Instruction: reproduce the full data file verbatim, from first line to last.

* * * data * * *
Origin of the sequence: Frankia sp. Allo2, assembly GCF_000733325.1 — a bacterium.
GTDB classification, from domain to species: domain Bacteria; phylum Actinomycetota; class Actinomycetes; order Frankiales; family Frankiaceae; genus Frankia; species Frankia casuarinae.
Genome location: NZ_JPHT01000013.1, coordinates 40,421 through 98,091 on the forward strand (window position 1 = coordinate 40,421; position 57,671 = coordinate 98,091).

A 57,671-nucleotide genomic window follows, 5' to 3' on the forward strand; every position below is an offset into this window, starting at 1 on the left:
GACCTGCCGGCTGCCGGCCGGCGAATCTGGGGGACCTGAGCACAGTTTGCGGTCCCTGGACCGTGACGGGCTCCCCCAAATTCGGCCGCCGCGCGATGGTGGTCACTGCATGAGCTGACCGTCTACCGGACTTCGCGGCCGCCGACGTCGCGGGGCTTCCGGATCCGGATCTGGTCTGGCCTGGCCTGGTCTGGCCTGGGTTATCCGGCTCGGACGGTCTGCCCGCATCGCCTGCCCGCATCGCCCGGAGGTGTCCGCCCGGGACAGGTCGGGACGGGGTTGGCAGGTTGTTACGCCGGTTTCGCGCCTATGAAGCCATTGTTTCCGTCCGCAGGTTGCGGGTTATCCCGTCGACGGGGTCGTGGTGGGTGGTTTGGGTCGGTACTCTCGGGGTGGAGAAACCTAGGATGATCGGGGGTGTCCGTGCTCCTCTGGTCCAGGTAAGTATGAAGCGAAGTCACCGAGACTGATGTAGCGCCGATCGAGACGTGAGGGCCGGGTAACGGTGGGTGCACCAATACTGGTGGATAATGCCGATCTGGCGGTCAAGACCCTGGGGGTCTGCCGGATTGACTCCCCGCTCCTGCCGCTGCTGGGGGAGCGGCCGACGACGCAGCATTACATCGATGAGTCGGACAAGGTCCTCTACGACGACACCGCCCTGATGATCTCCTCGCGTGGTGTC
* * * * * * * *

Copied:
Origin of the sequence: Frankia sp. Allo2, assembly GCF_000733325.1 — a bacterium.
GTDB classification, from domain to species: domain Bacteria; phylum Actinomycetota; class Actinomycetes; order Frankiales; family Frankiaceae; genus Frankia; species Frankia casuarinae.
Genome location: NZ_JPHT01000013.1, coordinates 40,421 through 98,091 on the forward strand (window position 1 = coordinate 40,421; position 57,671 = coordinate 98,091).

A 57,671-nucleotide genomic window follows, 5' to 3' on the forward strand; every position below is an offset into this window, starting at 1 on the left:
GACCTGCCGGCTGCCGGCCGGCGAATCTGGGGGACCTGAGCACAGTTTGCGGTCCCTGGACCGTGACGGGCTCCCCCAAATTCGGCCGCCGCGCGATGGTGGTCACTGCATGAGCTGACCGTCTACCGGACTTCGCGGCCGCCGACGTCGCGGGGCTTCCGGATCCGGATCTGGTCTGGCCTGGCCTGGTCTGGCCTGGGTTATCCGGCTCGGACGGTCTGCCCGCATCGCCTGCCCGCATCGCCCGGAGGTGTCCGCCCGGGACAGGTCGGGACGGGGTTGGCAGGTTGTTACGCCGGTTTCGCGCCTATGAAGCCATTGTTTCCGTCCGCAGGTTGCGGGTTATCCCGTCGACGGGGTCGTGGTGGGTGGTTTGGGTCGGTACTCTCGGGGTGGAGAAACCTAGGATGATCGGGGGTGTCCGTGCTCCTCTGGTCCAGGTAAGTATGAAGCGAAGTCACCGAGACTGATGTAGCGCCGATCGAGACGTGAGGGCCGGGTAACGGTGGGTGCACCAATACTGGTGGATAATGCCGATCTGGCGGTCAAGACCCTGGGGGTCTGCCGGATTGACTCCCCGCTCCTGCCGCTGCTGGGGGAGCGGCCGACGACGCAGCATTACATCGATGAGTCGGACAAGGTCCTCTACGACGACACCGCCCTGATGATCTCCTCGCGTGGTGTC